Read: 21 August, 2018
With 2/3 of the series read, I couldn’t very well stop there!
I quite liked this one. The philosophical stuff takes a back seat (beyond the extremely general “people should get to make the big decisions that shape their own lives), so the story was easier to enjoy.
There’s also more religion in this one – with a cultish sect that gets in the characters’ way. This felt a bit ham-handed, and I wouldn’t be surprised to learn that the author is, himself, an atheist. For one thing, this religious sect basically kidnaps a seven year old girl and forces her to marry an adult man. The only other time we see them, they are burning books. This could have worked for me if we got a bit more into what they believed and why they were doing what they were doing, but it just seemed to be a bunch of stereotypes all rolled into one.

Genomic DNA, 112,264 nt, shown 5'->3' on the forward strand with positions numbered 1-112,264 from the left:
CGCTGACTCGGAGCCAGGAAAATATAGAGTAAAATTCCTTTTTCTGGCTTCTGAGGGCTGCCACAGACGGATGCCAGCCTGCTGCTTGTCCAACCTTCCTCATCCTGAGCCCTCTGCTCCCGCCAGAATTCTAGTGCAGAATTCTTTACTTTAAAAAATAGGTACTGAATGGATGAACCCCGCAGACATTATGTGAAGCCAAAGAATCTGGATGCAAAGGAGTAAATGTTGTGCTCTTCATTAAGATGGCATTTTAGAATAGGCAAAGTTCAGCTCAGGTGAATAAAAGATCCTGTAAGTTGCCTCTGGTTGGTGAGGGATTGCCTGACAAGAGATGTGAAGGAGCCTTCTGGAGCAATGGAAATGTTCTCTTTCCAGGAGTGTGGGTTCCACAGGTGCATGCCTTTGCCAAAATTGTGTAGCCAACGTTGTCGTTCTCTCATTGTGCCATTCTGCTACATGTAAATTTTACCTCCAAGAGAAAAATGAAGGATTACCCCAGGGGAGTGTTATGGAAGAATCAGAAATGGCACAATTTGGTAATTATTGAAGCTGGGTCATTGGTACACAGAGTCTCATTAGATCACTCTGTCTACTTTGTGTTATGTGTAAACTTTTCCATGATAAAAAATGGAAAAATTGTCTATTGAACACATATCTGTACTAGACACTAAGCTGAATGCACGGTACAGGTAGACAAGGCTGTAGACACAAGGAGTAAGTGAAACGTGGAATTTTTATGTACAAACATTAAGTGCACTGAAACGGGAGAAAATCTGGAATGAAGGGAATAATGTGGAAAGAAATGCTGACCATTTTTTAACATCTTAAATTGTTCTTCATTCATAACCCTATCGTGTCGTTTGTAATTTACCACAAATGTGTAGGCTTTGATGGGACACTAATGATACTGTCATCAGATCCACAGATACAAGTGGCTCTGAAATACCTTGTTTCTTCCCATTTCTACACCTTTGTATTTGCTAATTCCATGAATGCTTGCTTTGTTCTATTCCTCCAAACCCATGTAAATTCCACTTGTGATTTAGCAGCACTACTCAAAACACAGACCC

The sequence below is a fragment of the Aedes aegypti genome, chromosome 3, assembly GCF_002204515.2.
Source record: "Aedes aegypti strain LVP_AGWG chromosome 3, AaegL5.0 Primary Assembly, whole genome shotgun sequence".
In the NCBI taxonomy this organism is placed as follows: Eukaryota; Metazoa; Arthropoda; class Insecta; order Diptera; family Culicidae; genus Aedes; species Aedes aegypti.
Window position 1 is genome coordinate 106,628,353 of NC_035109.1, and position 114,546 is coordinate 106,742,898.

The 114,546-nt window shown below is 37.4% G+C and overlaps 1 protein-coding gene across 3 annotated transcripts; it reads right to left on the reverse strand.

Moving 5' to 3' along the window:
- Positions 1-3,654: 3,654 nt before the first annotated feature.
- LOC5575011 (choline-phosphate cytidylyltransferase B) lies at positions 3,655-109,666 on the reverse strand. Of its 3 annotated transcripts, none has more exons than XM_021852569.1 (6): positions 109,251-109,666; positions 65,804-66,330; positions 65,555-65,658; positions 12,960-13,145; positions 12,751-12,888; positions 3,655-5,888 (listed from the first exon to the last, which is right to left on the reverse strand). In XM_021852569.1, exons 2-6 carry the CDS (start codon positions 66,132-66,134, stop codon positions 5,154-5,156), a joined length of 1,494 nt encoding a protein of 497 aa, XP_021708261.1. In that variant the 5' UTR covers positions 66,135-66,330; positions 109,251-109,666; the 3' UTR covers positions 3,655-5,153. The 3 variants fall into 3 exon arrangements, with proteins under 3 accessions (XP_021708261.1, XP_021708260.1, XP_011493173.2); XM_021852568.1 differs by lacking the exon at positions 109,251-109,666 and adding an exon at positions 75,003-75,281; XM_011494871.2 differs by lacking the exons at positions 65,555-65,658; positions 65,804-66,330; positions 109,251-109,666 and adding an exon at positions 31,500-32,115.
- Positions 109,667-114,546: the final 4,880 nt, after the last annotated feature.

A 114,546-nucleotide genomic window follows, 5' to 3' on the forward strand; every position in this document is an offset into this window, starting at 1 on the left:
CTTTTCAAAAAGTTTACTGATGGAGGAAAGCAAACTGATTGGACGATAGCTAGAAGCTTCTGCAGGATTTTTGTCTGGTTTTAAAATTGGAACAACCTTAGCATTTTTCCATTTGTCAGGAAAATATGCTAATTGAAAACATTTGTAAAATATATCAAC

This is made worse by the fact that the religion itself is so underdeveloped. There are references to “the gods” multiple times throughout the book, but then the sect is suddenly talking about a single deity, which comes off way more Christian than the religion we had seen previously.
But then there’s a religious character who “sees the light” just as Jules comes to realise that religion has a function in her society. It sends a rather mixed message.
There’s quite a bit of payoff, like explaining how Solo managed to survive Silo 1’s initial attacks. I’d written this at the time as lazy writing, but it worked. I liked that many “bad” characters were redeemed through the story, particularly Anna.
Overall, it’s a satisfying end to the series. I felt like my major questions were all answered, and there’s a somewhat happy ending (at least until genetic issues start to crop up due to population bottle-necking, or the whole group starves to death in their first winter), so I can happily say that I’m done with the series.